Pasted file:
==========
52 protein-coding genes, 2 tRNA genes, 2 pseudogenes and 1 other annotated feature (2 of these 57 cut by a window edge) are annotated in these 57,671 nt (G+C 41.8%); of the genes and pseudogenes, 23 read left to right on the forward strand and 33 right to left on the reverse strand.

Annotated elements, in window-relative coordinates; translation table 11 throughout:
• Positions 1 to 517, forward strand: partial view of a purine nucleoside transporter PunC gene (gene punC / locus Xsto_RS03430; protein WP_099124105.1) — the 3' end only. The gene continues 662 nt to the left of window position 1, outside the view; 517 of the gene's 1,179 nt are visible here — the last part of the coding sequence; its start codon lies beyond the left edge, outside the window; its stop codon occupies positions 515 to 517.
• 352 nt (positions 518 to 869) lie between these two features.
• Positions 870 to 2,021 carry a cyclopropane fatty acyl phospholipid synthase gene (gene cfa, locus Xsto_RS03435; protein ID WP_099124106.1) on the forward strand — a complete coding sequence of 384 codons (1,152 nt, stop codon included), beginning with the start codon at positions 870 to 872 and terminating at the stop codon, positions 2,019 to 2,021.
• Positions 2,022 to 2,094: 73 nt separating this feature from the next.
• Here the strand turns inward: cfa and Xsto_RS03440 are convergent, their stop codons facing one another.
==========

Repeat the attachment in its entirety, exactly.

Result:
52 protein-coding genes, 2 tRNA genes, 2 pseudogenes and 1 other annotated feature (2 of these 57 cut by a window edge) are annotated in these 57,671 nt (G+C 41.8%); of the genes and pseudogenes, 23 read left to right on the forward strand and 33 right to left on the reverse strand.

Annotated elements, in window-relative coordinates; translation table 11 throughout:
• Positions 1 to 517, forward strand: partial view of a purine nucleoside transporter PunC gene (gene punC / locus Xsto_RS03430; protein WP_099124105.1) — the 3' end only. The gene continues 662 nt to the left of window position 1, outside the view; 517 of the gene's 1,179 nt are visible here — the last part of the coding sequence; its start codon lies beyond the left edge, outside the window; its stop codon occupies positions 515 to 517.
• 352 nt (positions 518 to 869) lie between these two features.
• Positions 870 to 2,021 carry a cyclopropane fatty acyl phospholipid synthase gene (gene cfa, locus Xsto_RS03435; protein ID WP_099124106.1) on the forward strand — a complete coding sequence of 384 codons (1,152 nt, stop codon included), beginning with the start codon at positions 870 to 872 and terminating at the stop codon, positions 2,019 to 2,021.
• Positions 2,022 to 2,094: 73 nt separating this feature from the next.
• Here the strand turns inward: cfa and Xsto_RS03440 are convergent, their stop codons facing one another.